The Solid-state Lamp
The LED is sometimes referred to as a solid-state lamp, especially in older scientific publications. Henry Round was the first to place a crystal of silicon carbide between two wires in 1907. He found that, at ten volts, it gave off a yellow light. A Russian experimenter-alternately referred to as Lossew or Lossyev-first contributed a basic understanding of the electroluminescent properties of silicon carbide, which he coupled with zinc oxide in point-contact diodes in 1923. Georges Destriau in 1936 first conceived of an AC solid-state light source, but efficiencies improved dramatically in lab research during the 1950s.
In 1990 at Cambridge University in England, Richard Friend made the first LED utilizing polymers (chemical compounds consisting of combinations of molecules that form crystals in repeating structural units), which are more flexible as a medium than silicon. The advantage of a polymer hinges on its chemical redundancies, artificially induced at the molecular level. Such a network of redundant material can be compared to a floating tangle of cooked noodles, but their reactions are more uniform than their appearance may suggest.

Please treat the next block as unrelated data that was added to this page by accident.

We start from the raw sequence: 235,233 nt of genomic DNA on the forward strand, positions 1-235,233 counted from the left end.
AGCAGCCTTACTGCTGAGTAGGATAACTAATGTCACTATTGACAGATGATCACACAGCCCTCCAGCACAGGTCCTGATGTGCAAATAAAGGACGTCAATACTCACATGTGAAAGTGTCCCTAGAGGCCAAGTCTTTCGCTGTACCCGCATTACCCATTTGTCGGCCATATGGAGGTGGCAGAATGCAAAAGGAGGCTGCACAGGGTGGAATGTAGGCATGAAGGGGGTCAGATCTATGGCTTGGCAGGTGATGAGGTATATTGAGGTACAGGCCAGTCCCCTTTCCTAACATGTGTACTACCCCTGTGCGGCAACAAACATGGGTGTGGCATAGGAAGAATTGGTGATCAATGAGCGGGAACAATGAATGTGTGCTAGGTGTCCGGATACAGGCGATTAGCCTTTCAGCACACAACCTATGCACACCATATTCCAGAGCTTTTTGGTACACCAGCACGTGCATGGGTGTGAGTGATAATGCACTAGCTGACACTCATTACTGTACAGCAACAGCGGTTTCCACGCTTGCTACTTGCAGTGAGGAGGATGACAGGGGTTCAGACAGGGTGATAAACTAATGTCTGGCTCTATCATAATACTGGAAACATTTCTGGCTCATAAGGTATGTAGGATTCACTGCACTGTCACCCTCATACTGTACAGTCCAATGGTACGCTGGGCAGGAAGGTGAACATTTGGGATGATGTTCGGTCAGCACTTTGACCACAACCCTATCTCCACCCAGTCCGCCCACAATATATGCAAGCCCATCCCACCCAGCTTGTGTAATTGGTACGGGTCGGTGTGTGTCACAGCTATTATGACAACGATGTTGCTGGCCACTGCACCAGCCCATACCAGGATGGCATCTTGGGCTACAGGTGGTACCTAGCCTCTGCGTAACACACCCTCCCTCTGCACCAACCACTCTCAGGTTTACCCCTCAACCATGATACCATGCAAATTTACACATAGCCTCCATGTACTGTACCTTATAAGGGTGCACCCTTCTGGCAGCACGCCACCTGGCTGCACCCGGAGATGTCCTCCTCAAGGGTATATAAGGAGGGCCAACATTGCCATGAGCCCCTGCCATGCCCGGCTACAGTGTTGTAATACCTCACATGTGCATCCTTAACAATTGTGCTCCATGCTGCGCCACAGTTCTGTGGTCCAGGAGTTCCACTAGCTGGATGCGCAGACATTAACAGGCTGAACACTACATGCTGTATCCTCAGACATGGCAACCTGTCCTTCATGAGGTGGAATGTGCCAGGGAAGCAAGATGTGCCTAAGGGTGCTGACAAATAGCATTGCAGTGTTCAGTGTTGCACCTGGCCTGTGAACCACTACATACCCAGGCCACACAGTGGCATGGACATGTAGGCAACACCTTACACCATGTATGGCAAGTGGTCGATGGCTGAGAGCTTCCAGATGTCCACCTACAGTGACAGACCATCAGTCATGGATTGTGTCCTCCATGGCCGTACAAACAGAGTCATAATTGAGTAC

When an electrical current is run through an electrically unstable polymer, its electrons all react in unison, as if a single switch flips on all the lights in an apartment building at once. Another advantage is that the wavelength of the emitted photons can easily be adjusted by altering the polymer. Some polymer chains last longer than others before being exhausted, however, and the reason for this phenomenon remains elusive.